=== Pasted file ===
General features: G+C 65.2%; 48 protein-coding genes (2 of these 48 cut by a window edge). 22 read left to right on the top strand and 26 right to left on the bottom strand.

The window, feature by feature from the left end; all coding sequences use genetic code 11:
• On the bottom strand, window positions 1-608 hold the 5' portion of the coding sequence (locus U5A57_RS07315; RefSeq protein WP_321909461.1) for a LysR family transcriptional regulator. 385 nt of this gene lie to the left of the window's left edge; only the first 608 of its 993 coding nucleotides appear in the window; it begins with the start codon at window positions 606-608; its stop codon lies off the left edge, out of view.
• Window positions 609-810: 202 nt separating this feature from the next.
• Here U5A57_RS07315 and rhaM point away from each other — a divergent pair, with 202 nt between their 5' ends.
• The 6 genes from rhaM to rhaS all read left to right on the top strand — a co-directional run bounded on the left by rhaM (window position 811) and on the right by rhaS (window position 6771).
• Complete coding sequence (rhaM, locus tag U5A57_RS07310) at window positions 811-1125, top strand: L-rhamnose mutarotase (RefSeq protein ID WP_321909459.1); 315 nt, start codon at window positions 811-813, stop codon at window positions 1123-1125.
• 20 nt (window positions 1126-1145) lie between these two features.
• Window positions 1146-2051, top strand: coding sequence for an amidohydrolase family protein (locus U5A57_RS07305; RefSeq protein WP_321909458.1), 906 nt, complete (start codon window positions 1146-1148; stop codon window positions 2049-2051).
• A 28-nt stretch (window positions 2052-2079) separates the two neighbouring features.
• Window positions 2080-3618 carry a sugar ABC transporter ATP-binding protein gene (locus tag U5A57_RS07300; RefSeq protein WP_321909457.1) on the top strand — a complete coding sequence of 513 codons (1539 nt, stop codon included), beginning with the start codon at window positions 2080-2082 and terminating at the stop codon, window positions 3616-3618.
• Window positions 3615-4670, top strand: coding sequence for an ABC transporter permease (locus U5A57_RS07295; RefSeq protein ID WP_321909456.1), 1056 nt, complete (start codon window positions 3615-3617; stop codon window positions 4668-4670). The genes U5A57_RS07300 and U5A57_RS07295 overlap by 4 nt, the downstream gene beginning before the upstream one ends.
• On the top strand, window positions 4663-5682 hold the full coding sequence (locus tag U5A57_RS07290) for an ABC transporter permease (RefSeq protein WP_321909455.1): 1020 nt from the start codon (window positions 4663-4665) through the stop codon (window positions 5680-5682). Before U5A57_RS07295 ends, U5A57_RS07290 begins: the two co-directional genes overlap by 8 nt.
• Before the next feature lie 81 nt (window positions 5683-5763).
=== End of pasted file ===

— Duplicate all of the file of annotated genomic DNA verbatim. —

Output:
General features: G+C 65.2%; 48 protein-coding genes (2 of these 48 cut by a window edge). 22 read left to right on the top strand and 26 right to left on the bottom strand.

The window, feature by feature from the left end; all coding sequences use genetic code 11:
• On the bottom strand, window positions 1-608 hold the 5' portion of the coding sequence (locus U5A57_RS07315; RefSeq protein WP_321909461.1) for a LysR family transcriptional regulator. 385 nt of this gene lie to the left of the window's left edge; only the first 608 of its 993 coding nucleotides appear in the window; it begins with the start codon at window positions 606-608; its stop codon lies off the left edge, out of view.
• Window positions 609-810: 202 nt separating this feature from the next.
• Here U5A57_RS07315 and rhaM point away from each other — a divergent pair, with 202 nt between their 5' ends.
• The 6 genes from rhaM to rhaS all read left to right on the top strand — a co-directional run bounded on the left by rhaM (window position 811) and on the right by rhaS (window position 6771).
• Complete coding sequence (rhaM, locus tag U5A57_RS07310) at window positions 811-1125, top strand: L-rhamnose mutarotase (RefSeq protein ID WP_321909459.1); 315 nt, start codon at window positions 811-813, stop codon at window positions 1123-1125.
• 20 nt (window positions 1126-1145) lie between these two features.
• Window positions 1146-2051, top strand: coding sequence for an amidohydrolase family protein (locus U5A57_RS07305; RefSeq protein WP_321909458.1), 906 nt, complete (start codon window positions 1146-1148; stop codon window positions 2049-2051).
• A 28-nt stretch (window positions 2052-2079) separates the two neighbouring features.
• Window positions 2080-3618 carry a sugar ABC transporter ATP-binding protein gene (locus tag U5A57_RS07300; RefSeq protein WP_321909457.1) on the top strand — a complete coding sequence of 513 codons (1539 nt, stop codon included), beginning with the start codon at window positions 2080-2082 and terminating at the stop codon, window positions 3616-3618.
• Window positions 3615-4670, top strand: coding sequence for an ABC transporter permease (locus U5A57_RS07295; RefSeq protein ID WP_321909456.1), 1056 nt, complete (start codon window positions 3615-3617; stop codon window positions 4668-4670). The genes U5A57_RS07300 and U5A57_RS07295 overlap by 4 nt, the downstream gene beginning before the upstream one ends.
• On the top strand, window positions 4663-5682 hold the full coding sequence (locus tag U5A57_RS07290) for an ABC transporter permease (RefSeq protein WP_321909455.1): 1020 nt from the start codon (window positions 4663-4665) through the stop codon (window positions 5680-5682). Before U5A57_RS07295 ends, U5A57_RS07290 begins: the two co-directional genes overlap by 8 nt.
• Before the next feature lie 81 nt (window positions 5683-5763).